French director François Ozon’s 13th feature-length film In The House pays tribute to the timeless appeal of the thriller genre. Set in the intimate confines of middle-class French suburbia, the film is based on Juan Mayorga’s play The Boy In The Last Row, and shows the once enfant terrible of French cinema in a more mature repose.
Driving the film’s suspense and narrative movement is the teacher-student relationship between disenchanted high school teacher, Germain (Fabrice Luchini) and Claude Garcia (Ernst Umhauer), a fresh-faced sixteen-year-old student. Claude first catches Germain’s attention with a satirical piece on his classmate’s bourgeois family, The Holy Family. Curious and impressed by the precocious talent on his hands, Germain seeks to foster Claude’s talent by encouraging him to write more.
Beginning as a critical observer, Claude ingratiates himself into the family’s dynamic, exploiting their inevitable disappointments. He soon discovers, however, that the bourgeois home possesses many allures – none more alluring than the singular scent of the middle-class woman. He falls in love with the dejected Esther Artole (Emmanuelle Seigner), the Madame Bovary-like housewife, and brings a suspenseful intimacy to Ozon’s screen world – an intimacy that’s deflated by the all-road-lead-to-this ending.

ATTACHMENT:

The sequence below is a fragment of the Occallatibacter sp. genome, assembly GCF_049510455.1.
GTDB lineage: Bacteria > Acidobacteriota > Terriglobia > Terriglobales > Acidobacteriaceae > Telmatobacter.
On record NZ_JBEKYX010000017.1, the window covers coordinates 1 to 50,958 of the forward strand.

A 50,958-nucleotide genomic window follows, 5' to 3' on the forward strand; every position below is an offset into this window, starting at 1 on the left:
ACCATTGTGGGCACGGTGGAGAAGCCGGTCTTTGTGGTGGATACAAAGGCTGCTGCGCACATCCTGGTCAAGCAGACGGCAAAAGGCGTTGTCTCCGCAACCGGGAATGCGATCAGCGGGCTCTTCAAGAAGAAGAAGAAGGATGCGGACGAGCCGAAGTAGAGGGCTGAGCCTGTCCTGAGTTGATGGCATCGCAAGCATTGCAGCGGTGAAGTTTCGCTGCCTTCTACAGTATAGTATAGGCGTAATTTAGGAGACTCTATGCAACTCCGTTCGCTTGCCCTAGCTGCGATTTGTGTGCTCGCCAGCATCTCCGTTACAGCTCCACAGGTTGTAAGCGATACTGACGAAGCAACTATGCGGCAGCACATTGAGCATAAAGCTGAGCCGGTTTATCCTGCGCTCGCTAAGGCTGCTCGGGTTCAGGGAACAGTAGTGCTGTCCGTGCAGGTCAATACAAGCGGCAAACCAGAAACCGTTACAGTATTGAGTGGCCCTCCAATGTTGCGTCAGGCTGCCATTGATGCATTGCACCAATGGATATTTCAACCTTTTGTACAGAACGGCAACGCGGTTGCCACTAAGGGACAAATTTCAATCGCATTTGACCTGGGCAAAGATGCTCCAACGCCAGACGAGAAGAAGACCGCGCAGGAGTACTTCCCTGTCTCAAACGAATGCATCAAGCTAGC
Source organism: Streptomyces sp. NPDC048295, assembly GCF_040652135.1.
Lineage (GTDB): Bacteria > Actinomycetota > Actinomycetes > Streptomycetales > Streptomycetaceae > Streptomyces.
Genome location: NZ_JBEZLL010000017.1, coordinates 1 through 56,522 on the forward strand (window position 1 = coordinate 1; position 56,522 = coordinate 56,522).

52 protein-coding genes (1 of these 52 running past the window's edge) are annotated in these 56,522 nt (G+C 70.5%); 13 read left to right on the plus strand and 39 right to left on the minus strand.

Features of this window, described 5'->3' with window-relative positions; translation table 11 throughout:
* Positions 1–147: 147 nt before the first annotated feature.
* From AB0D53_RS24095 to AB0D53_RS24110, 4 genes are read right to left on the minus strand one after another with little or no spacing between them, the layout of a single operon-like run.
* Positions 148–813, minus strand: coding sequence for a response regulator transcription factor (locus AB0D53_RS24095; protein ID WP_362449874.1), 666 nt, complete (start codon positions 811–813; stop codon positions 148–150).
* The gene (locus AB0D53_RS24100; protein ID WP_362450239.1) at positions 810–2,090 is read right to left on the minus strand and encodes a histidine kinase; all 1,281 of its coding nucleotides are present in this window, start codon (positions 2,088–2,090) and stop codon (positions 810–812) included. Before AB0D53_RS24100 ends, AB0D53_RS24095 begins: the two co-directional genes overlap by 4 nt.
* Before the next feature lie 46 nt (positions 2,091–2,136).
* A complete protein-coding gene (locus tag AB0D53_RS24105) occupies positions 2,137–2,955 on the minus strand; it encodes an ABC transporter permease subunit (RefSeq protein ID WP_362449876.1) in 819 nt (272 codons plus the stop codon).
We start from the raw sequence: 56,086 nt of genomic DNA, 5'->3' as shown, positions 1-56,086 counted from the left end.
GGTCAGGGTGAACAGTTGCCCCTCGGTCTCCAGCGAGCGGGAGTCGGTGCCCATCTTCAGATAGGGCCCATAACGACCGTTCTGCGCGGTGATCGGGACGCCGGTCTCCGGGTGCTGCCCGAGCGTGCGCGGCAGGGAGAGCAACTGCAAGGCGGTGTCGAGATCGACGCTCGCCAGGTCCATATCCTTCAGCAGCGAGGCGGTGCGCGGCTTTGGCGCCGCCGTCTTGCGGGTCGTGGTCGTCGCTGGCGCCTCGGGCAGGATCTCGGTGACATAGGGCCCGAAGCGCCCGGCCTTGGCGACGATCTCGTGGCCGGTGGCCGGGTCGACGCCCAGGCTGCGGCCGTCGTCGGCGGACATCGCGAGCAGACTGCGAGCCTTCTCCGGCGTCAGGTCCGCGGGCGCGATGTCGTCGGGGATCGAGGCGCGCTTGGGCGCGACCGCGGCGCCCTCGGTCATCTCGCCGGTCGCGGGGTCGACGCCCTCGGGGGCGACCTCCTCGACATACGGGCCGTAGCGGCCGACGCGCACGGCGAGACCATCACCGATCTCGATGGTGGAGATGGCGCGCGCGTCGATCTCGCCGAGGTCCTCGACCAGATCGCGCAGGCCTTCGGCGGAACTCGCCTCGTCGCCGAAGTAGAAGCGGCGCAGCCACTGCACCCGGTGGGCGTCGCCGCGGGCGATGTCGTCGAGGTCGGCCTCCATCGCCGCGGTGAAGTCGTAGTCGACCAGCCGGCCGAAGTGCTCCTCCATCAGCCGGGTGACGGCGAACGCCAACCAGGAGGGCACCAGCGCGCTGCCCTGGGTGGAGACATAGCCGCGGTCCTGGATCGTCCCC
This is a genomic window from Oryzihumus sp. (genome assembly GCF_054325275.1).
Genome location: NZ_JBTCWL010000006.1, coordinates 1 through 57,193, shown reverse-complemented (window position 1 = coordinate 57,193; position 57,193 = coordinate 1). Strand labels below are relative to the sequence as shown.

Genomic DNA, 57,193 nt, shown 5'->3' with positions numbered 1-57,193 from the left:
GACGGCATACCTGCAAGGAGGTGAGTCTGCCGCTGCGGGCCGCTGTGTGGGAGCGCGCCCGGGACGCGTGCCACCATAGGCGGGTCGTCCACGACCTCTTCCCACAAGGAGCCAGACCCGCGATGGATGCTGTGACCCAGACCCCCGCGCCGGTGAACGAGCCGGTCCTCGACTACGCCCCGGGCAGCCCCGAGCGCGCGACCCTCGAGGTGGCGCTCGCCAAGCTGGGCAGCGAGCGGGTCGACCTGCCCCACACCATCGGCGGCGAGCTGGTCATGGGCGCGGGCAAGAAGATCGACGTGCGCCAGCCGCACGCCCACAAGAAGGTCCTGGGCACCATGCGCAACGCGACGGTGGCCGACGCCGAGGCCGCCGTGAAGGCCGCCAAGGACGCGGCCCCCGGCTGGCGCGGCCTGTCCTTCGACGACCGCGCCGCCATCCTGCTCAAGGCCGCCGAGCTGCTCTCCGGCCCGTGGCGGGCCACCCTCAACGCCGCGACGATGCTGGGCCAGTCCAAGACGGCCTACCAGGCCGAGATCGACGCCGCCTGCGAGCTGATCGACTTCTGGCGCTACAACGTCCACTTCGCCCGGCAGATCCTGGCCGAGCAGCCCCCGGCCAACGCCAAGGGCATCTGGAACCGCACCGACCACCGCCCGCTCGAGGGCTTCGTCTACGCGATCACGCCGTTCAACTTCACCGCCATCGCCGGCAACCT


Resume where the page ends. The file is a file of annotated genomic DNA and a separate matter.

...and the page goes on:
In a film marked by robust performances, Umhauer stands out; the actor possesses a Machiavellian innocence that is both sincere and unnerving. Luchini’s performance is also noteworthy – he embodies Ozon’s playfulness as a director. During an homage to Woody Allen, one of the film’s most delightful moments, Luchini’s harsh criticisms expose In The House’s meta-cinematic irony.
Possibly Ozon’s most accomplished film yet, In The House carries the risible tension of a thriller while relishing in the voyeuristic melodrama’s blurring of art and life that we are complicit in as cinema viewers.
BY LARRY LAI
In The House opens in cinemas on Thursday June 27.